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Marginalia9Item, all they are partakers of this remission, which shall geue any parte of their goodes to the said bishop to fight against the said Schismatikes.

Marginalia10Item, if any shall chaunce to dye in the iourney, that are souldiors vnder the said standerd of the crosse, or els before the quarell by some meanes be finished: shall fully and wholy receiue the said grace, and shall be partakers of the foresayd remission and indulgence.

Marginalia11Itē, he hath power to excōmunicate, suspēd, & interdict what persons so euer be rebellious or disturbers of hym in the execution of his power and autoritie committed vnto him: of what dignitie, state, degree, preheminēce, order, place, or condition so euer they shal be: whether they shalbe eyther of regal, quenely, or imperial dignitie, or of what dignitie els so euer either ecclesiastical or mūdane.

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Marginalia12Item, he hath power and autoritie to compell and inforce what religious persōs so euer, to appoint them and send them ouer sea, if it seme good to him: yea although they be prfessours of the Friers mendicants, for the execution of the premisses.

¶ The Popes absolution by the bishop 
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This is a copy of a plenary indulgence granted by Urban II to those who took part in Despenser's 'crusade'. Foxe is copying this from College of Arms MS Arundel 7 (see Historia Anglicana, ed. H. T. Riley, Rolls Series 28, 2 vols. [London, 1863-4], II, pp. 79-80).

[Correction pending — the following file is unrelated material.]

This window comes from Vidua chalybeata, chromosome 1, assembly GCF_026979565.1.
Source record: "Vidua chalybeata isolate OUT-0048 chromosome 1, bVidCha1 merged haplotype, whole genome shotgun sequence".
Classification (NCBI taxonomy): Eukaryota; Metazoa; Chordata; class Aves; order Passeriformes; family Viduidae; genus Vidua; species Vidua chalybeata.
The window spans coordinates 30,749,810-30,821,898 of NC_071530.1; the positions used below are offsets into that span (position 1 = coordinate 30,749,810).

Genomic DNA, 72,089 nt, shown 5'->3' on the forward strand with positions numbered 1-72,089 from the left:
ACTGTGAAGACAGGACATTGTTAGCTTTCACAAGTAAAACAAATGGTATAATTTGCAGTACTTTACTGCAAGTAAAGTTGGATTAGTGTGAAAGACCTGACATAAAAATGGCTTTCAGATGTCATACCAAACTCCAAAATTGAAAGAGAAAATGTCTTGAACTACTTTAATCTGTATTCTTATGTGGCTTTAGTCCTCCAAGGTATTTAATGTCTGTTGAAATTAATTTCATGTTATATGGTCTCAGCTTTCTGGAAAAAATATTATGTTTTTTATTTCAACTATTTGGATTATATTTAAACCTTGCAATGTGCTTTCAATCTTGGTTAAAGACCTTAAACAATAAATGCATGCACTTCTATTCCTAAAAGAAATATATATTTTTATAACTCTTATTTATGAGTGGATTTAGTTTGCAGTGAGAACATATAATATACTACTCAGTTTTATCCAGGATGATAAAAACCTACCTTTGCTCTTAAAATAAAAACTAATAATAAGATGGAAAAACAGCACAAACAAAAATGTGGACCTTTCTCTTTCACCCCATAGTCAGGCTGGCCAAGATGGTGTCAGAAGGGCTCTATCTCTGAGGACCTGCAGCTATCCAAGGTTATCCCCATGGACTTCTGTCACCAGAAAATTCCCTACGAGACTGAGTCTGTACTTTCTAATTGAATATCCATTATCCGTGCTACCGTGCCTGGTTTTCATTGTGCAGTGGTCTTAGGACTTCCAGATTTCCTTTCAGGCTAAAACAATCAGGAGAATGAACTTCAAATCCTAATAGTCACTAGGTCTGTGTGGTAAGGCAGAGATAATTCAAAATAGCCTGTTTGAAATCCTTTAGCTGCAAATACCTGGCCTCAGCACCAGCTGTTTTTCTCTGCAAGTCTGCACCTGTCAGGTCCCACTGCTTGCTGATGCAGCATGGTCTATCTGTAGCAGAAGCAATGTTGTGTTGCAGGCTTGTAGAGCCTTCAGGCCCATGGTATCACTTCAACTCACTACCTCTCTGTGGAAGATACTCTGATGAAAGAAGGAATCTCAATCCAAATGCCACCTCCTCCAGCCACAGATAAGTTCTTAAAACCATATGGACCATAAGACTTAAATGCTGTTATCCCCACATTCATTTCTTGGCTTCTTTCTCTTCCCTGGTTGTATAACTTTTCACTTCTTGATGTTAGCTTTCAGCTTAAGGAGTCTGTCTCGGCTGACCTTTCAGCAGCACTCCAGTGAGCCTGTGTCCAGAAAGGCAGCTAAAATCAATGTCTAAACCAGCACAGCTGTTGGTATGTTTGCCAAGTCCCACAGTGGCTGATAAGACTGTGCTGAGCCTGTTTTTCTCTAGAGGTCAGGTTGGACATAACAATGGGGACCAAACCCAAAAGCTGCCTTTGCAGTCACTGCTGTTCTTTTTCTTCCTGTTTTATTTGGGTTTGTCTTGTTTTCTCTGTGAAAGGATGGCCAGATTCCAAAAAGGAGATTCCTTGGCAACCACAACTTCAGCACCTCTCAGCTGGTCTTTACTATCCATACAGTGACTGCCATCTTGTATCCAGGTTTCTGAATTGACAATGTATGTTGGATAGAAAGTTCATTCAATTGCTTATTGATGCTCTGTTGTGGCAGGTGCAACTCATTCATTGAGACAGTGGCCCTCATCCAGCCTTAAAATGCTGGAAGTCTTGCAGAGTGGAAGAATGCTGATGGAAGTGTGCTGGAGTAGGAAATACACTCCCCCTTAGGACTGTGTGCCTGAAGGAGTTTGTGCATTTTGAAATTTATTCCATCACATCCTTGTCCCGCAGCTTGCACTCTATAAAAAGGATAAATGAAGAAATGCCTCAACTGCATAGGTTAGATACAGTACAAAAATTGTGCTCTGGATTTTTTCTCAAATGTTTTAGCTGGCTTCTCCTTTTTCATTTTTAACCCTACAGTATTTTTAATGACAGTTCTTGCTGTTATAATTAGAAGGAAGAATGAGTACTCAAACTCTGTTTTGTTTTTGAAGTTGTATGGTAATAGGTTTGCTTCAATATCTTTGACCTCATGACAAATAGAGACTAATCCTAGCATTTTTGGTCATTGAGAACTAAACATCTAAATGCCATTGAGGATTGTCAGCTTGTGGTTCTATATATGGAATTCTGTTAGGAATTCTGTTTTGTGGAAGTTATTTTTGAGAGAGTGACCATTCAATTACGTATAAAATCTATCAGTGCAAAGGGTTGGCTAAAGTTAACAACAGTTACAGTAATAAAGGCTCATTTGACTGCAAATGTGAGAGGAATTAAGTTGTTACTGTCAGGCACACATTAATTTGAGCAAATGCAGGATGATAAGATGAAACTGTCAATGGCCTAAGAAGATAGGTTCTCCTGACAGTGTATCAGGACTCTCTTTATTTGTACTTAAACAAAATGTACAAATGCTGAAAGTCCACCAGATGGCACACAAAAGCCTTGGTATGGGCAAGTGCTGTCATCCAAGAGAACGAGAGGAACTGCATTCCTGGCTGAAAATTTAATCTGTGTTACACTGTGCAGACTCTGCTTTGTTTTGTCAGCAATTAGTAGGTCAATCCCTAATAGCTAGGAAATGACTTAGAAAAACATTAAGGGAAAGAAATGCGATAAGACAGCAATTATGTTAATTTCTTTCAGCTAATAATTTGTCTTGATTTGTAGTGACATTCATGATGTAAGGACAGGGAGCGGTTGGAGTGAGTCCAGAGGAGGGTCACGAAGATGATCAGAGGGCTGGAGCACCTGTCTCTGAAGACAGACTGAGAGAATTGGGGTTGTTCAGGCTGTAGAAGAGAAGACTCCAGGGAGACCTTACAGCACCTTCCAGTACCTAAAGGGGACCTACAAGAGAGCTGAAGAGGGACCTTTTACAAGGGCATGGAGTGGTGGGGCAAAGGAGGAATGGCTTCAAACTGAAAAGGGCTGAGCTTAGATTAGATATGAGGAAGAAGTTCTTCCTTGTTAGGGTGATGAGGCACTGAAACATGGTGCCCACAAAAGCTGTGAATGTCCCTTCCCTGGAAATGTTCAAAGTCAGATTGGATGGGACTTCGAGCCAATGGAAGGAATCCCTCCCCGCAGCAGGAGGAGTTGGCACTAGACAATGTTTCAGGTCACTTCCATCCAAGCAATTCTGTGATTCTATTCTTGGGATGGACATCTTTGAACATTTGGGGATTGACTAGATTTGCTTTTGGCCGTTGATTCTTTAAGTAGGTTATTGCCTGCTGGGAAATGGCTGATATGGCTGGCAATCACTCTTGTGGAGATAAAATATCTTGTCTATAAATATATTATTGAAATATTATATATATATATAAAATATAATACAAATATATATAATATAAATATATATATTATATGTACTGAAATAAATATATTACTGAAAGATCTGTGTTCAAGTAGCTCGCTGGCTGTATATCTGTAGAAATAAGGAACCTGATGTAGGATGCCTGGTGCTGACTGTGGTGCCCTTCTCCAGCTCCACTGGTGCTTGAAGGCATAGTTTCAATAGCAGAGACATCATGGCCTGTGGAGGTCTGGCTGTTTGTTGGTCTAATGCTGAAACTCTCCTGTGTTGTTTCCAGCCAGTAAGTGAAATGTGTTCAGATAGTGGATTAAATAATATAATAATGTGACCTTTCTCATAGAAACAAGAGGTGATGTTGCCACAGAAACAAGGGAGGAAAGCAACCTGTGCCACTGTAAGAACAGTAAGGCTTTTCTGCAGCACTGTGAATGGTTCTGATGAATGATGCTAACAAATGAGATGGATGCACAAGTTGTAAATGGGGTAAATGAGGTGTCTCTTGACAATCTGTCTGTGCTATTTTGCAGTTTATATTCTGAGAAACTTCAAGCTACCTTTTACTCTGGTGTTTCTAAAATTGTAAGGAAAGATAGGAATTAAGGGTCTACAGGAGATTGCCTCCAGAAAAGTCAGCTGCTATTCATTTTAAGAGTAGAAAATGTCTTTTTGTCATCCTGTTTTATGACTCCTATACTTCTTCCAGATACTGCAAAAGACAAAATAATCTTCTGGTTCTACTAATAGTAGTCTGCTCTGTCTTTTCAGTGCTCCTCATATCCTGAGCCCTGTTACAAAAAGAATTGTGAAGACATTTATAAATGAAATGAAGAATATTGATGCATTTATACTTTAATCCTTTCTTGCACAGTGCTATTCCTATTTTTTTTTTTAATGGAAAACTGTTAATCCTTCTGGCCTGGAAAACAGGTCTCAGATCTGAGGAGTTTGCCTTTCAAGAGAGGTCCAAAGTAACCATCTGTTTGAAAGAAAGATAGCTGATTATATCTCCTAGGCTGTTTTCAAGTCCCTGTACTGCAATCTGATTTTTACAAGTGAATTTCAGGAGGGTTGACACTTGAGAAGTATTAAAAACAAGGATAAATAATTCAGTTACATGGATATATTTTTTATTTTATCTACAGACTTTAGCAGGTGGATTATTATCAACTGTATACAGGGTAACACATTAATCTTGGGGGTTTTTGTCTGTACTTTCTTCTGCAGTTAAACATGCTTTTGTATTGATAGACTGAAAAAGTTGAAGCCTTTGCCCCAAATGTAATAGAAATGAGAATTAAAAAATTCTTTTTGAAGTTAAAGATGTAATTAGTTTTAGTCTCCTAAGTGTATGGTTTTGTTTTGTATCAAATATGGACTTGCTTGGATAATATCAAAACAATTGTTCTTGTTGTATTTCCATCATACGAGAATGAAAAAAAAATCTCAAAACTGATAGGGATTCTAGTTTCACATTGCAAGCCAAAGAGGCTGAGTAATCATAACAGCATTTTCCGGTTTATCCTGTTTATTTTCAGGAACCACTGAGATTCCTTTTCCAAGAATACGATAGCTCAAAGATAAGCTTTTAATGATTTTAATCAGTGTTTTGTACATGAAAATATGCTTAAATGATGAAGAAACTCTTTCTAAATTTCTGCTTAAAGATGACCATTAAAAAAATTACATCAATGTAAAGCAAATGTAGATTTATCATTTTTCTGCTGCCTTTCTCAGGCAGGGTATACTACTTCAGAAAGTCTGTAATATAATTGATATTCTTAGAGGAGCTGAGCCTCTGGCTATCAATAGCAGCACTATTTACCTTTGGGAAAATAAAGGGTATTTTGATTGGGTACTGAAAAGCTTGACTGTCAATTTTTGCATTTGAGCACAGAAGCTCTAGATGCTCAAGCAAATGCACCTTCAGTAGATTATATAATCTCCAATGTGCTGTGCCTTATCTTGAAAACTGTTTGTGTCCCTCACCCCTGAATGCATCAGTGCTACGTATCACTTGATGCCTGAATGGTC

BY the autority Apostolicall to me in this behalf committed, we absolue thee A. B. from all thy synnes cōfessed wyth thy mouth, & being contrite wt thy hart, and wherof thou wouldest be confessed if they came vnto thy memory: MarginaliaChristes passion hath here no place.& we graunt vnto thee, plenary remission of all maner of sins, & we promyse vnto thee thy part of the reward of all iust men, and of euerlasting saluation. And as many priuiledgies as are graunted to them that go to fight for the holy land, we graunt vnto thee: and of all the prayers and benefites of the churche the vniuersall Synode, as also of the holy catholike churche, wee make thee partaker of.

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This couragious 

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This account of Despenser's crusade is taken from College of Arms MS Arundel 7 (see Historia Anglicana, ed. H. T. Riley, Rolls Series 28, 2 vols [London, 1863-4], II pp. 88-93. Foxe's concern throughout is to emphasize prelatical cruelty, not to supply a lucid narrative of military events. In a nutshell, in May 1383 Despenser won a victory over a French force near Dunkirk and he captured a number of towns in the area. During the summer he unsuccessfully besieged Ypres, losing a large number of his men. In August he rashly invaded Picardy but the arrival of a much larger French army under Charles VI forced him to surrender at Gravelines in mid September.